I have written in the past about some of the advantages of having women on boards, including research correlating women on boards with better bottom lines. I recently came across a fantastic piece published by the IFC, Women on Boards: A Conversation with (Male) Directors, which does a wonderful job of explaining more precisely how women add value to boards. Here are a few quotes from the male directors that contributed their thoughts to the publication.
- “When women are at the table, there is less joking around and more objective discussion. I’ve also found that women tend to be more sensible and more thoughtful. I think they care much more about how decisions made in the boardroom will impact people.”
- “Diversity brings more energy to the boardroom.”
- “Women provide good balance. The dynamics change because women are more willing to give the other side a chance than men.”
- “Women are more strategy oriented. They tend to look at where the company is heading, whether things are on the right track, and why the company might be diverging from its strategic goals.”
- “Women are more likely to be conservative and more attuned to good risk management. I don’t think they are more risk adverse but they have more of a long-term and sustainable approach to issues and less short-termism.”
So, how do we get more women on boards? All hands on deck.
Quotas: Ultimately, disadvantaged groups benefit from quotas until societal and cultural values progress further. As the male directors in the IFC pub state, “Women have societal constraints” and “Quotas would definitely quicken the pace to achieve the outcomes we want.” Investors don’t need to wait for regulation imposed quotas. The IFC, for example, has committed to “fill at least 30 percent of IFC-nominated director positions with women.”
Choose wisely: Quotas only work if boards take them seriously and do the work to find qualified and relevant women – as opposed to asking an actress and a retired admiral like Lehman Brothers did.
Level playing field: Many boards meet at least quarterly, which involves a lot of travel for non-local directors. Required travel kills many women professionally. I feel time away from my one year old son like a stake to my heart and would likely turn down a board request that required quarterly trips away from my family. Boards need to use technology to level the playing field for women and should consider alternating in-person and virtual meetings. However, this only works if all the board members meet virtually as opposed to just having some directors (likely women) remotely conference – which might lead to missing out on side meetings. A more level playing field goes beyond just travel accommodations. If hegemonic gender dynamics are in effect and women aren’t able to get a word in edge-wise or are being interrupted or discounted, boards need to fundamentally adjust the way they operate and pass around the “talking stick.”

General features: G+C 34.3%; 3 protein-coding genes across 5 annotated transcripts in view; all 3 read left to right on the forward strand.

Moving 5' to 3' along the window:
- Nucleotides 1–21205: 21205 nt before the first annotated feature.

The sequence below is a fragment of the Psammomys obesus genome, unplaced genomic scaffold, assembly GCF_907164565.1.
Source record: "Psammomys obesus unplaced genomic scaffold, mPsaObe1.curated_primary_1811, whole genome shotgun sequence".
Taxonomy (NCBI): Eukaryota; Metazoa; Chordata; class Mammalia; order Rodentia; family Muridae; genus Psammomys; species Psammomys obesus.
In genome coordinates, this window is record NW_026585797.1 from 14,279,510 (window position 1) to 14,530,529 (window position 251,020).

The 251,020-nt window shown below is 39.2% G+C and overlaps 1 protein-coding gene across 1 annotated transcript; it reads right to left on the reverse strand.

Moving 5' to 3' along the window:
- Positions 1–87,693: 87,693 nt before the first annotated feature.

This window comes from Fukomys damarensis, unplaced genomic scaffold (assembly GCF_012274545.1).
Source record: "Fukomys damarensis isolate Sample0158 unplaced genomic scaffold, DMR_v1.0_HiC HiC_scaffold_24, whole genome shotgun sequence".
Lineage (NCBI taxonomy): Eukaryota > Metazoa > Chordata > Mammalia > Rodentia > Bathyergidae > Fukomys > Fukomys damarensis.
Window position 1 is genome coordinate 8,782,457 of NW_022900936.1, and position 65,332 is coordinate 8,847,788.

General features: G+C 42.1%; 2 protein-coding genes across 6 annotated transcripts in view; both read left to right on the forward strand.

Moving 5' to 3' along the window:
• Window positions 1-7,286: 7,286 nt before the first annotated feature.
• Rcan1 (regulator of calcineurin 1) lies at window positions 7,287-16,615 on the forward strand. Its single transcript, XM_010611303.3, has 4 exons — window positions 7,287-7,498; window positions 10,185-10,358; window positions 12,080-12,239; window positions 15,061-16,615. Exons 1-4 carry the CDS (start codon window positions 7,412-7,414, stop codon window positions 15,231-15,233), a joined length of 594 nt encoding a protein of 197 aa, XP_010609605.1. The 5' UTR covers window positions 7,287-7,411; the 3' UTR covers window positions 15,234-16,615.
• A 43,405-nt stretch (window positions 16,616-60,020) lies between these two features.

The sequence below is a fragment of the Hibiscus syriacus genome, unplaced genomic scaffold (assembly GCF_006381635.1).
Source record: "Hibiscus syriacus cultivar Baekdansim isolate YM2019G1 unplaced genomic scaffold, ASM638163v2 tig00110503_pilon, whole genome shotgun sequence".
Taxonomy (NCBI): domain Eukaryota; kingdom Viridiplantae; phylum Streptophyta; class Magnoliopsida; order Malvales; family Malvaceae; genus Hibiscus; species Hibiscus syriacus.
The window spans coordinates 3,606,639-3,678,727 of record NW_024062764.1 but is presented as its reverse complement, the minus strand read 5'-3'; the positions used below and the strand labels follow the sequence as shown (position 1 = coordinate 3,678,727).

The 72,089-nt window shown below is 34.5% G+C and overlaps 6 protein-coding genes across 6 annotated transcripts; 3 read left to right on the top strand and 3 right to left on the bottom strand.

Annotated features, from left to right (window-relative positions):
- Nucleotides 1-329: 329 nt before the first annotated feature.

Advocate from within: Since men make up the majority of boards, it is up to them to advocate from within by understanding the value of women on boards, advocating for their participation, making structural adjustments to level the playing field, and recruiting wisely.
Get qualified: Women need to do their part to become qualified as board members. Women, participate in mentoring and networking opportunities, take advantage of training and leadership programs, and don’t shy away from leadership opportunities. If you join a board, be prepared, speak up, and know your strengths.
What am I going to do? Practice what I preach. Get experience: I am going to join the fall session of a Board Fellows Program run by Net Impact Boston that matches volunteers with non-profit boards. Ask more women: we have a myriad of advisory boards, councils, steering committees, and other bodies that guide our work. I vow to take stock of each of these and see if more qualified and appropriate women can be recruited to join them.
Please join me in making a comment with what you plan to do to help get more women on boards.
As Peter Dey, Chairman of Paradigm Capital Inc. said, “Boards and headhunters are stuck in their ways and as a result ignore a huge talent pool that could enhance corporate governance, which in turn should translate into a better bottom line.”
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